Last Updated on May 6, 2015, by eNotes Editorial. Word Count: 483
Raskolnikov, an impoverished law student, plans to commit the perfect crime by murdering an old female pawnbroker. He hopes to gain money for himself and others and to demonstrate that he belongs to the portion of mankind not subject to conventional morality. Having studied the careers of men such as Napoleon Bonaparte, he embraces the theory that an elitist few are justified in pursuing their objectives through any means.
No sooner is the murder committed than events begin to call his theory into question. When the pawnbroker’s half sister arrives unexpectedly, Raskolnikov kills her also. In his haste and confusion, he overlooks most of the money and is unable to use the small amount he does take. Following the crime, he rapidly sinks into physical and mental illness.
As the hero experiences intense guilt, other characters influence the course of his expiation. The cunning detective Porfiry discovers the truth early but waits until Raskolnikov is ready to accuse himself. Raskolnikov eventually realizes that he must choose one of two alternatives--confession or suicide.
Characters such as Luzhin and the sensual Svidrigailov defeat themselves by exploiting others for their own selfish ends. Svidrigailov’s suicide demonstrates to Raskolnikov the futility of egoism. Other characters--Raskolnikov’s sister, Dounia, his friend Razumihin, and Sonia, a young prostitute--willingly sacrifice themselves and suffer for others. Aided by Sonia, who grows to love him, Raskolnikov chooses life, confession, and punishment, without, however, achieving true repentance.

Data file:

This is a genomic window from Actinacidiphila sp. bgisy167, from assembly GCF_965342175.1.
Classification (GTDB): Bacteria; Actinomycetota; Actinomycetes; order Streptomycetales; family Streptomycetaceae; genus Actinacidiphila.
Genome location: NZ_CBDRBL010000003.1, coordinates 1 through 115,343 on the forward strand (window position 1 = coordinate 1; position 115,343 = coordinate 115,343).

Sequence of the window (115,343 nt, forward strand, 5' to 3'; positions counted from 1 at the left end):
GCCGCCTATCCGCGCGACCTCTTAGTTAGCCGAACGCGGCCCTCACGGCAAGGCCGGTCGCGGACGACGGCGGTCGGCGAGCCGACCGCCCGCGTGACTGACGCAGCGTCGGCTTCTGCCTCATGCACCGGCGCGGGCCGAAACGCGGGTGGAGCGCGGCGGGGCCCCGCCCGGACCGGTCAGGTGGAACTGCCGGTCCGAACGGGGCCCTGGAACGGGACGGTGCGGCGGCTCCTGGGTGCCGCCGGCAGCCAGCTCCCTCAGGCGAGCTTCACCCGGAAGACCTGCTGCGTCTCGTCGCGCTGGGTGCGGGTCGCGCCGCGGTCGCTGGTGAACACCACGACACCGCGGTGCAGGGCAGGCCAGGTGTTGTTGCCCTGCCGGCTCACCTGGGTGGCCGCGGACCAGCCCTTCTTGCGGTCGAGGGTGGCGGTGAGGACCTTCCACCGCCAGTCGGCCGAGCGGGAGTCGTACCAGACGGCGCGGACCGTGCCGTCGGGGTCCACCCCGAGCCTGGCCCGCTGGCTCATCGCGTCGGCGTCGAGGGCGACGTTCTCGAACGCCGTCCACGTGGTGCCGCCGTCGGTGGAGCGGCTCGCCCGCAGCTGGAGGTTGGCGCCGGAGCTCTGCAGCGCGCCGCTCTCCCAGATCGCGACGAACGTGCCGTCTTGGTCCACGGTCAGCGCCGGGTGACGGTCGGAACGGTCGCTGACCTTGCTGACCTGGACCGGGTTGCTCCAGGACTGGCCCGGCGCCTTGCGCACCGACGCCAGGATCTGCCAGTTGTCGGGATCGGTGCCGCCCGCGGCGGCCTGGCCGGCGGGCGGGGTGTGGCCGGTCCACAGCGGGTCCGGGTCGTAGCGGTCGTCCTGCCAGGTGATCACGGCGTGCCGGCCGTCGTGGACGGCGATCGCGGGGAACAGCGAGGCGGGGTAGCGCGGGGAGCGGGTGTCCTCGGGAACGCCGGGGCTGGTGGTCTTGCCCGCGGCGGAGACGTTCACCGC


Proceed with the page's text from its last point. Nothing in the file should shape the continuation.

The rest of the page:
An intense psychological account, the narrative presents thoughts and emotions from each character’s point of view. When the character is confused, the reader is also, for no authorial voice intrudes to clarify the situation. Unable to understand his own motives for the crime, the protagonist recognizes that one risks psychic disintegration by sweeping aside traditional morality.
Jackson, Robert Louis, ed. Twentieth Century Interpretations of “Crime and Punishment.” Englewood Cliffs, N.J.: Prentice-Hall, 1974. Includes an essay by Dostoevski on Crime and Punishment. Offers many theories on Raskolnikov’s personality. Considers the metaphysical point of view in Crime and Punishment.
Johnson, Leslie A. The Experience of Time in “Crime and Punishment.” Columbus, Ohio: Slavica Publishers, 1984. Explains the use of time in the novel as a means for building anxiety and suffering in the characters. Shows how time is manipulated in Crime and Punishment and how the treatment of time in other works by Dostoevski is different.
Jones, Malcolm V. Dostoyevsky: The Novel of Discord. London: Elek Books Limited, 1976. Gives an overview of the complexity and chaos that are to be expected in Dostoevski. Extended selection on Crime and Punishment.
Leatherbarrow, William J. Fedor Dostoevsky. Boston: Twayne, 1981. Includes a biographical sketch of Dostoevski. Commentary on his works, including Crime and Punishment. Bibliography, index.
Miller, Robin Feuer. Critical Essays on Dostoevsky. Boston: G. K. Hall, 1986. Contains an essay by Leo Tolstoy and criticism and commentary on Dostoevski. Indicates how perceptions of Dostoevski have changed over time.
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